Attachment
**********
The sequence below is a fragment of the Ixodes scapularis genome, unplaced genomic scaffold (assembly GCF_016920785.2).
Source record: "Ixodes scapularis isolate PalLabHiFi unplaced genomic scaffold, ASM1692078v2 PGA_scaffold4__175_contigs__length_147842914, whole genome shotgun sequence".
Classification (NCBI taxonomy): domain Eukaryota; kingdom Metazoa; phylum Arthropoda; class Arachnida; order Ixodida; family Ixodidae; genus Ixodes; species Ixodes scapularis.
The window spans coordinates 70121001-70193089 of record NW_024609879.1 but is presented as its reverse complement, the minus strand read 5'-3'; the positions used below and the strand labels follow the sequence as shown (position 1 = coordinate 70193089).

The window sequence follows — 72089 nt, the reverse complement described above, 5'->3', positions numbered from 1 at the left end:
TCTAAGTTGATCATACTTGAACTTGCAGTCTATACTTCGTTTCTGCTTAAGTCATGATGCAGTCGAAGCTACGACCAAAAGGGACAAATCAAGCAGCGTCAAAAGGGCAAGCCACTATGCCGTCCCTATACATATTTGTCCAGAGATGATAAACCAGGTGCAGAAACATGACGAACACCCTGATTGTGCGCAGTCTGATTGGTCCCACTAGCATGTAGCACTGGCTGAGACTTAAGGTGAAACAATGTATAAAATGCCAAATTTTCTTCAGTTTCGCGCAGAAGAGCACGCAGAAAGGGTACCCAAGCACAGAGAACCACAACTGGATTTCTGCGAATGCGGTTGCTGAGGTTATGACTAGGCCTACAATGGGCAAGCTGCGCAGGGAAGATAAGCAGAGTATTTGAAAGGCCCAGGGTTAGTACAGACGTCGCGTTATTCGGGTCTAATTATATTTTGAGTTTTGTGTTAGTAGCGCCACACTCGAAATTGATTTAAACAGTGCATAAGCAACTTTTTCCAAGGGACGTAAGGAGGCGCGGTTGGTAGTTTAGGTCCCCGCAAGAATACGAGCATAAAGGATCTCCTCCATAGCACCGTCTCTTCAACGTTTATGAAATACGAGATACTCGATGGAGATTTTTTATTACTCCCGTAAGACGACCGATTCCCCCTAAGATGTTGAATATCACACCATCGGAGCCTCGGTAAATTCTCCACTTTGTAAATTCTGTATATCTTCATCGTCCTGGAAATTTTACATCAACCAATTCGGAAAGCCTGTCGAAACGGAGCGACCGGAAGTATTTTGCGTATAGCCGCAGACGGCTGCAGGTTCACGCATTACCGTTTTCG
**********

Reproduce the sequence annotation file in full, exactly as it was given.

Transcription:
The sequence below is a fragment of the Ixodes scapularis genome, unplaced genomic scaffold (assembly GCF_016920785.2).
Source record: "Ixodes scapularis isolate PalLabHiFi unplaced genomic scaffold, ASM1692078v2 PGA_scaffold4__175_contigs__length_147842914, whole genome shotgun sequence".
Classification (NCBI taxonomy): domain Eukaryota; kingdom Metazoa; phylum Arthropoda; class Arachnida; order Ixodida; family Ixodidae; genus Ixodes; species Ixodes scapularis.
The window spans coordinates 70121001-70193089 of record NW_024609879.1 but is presented as its reverse complement, the minus strand read 5'-3'; the positions used below and the strand labels follow the sequence as shown (position 1 = coordinate 70193089).

The window sequence follows — 72089 nt, the reverse complement described above, 5'->3', positions numbered from 1 at the left end:
TCTAAGTTGATCATACTTGAACTTGCAGTCTATACTTCGTTTCTGCTTAAGTCATGATGCAGTCGAAGCTACGACCAAAAGGGACAAATCAAGCAGCGTCAAAAGGGCAAGCCACTATGCCGTCCCTATACATATTTGTCCAGAGATGATAAACCAGGTGCAGAAACATGACGAACACCCTGATTGTGCGCAGTCTGATTGGTCCCACTAGCATGTAGCACTGGCTGAGACTTAAGGTGAAACAATGTATAAAATGCCAAATTTTCTTCAGTTTCGCGCAGAAGAGCACGCAGAAAGGGTACCCAAGCACAGAGAACCACAACTGGATTTCTGCGAATGCGGTTGCTGAGGTTATGACTAGGCCTACAATGGGCAAGCTGCGCAGGGAAGATAAGCAGAGTATTTGAAAGGCCCAGGGTTAGTACAGACGTCGCGTTATTCGGGTCTAATTATATTTTGAGTTTTGTGTTAGTAGCGCCACACTCGAAATTGATTTAAACAGTGCATAAGCAACTTTTTCCAAGGGACGTAAGGAGGCGCGGTTGGTAGTTTAGGTCCCCGCAAGAATACGAGCATAAAGGATCTCCTCCATAGCACCGTCTCTTCAACGTTTATGAAATACGAGATACTCGATGGAGATTTTTTATTACTCCCGTAAGACGACCGATTCCCCCTAAGATGTTGAATATCACACCATCGGAGCCTCGGTAAATTCTCCACTTTGTAAATTCTGTATATCTTCATCGTCCTGGAAATTTTACATCAACCAATTCGGAAAGCCTGTCGAAACGGAGCGACCGGAAGTATTTTGCGTATAGCCGCAGACGGCTGCAGGTTCACGCATTACCGTTTTCG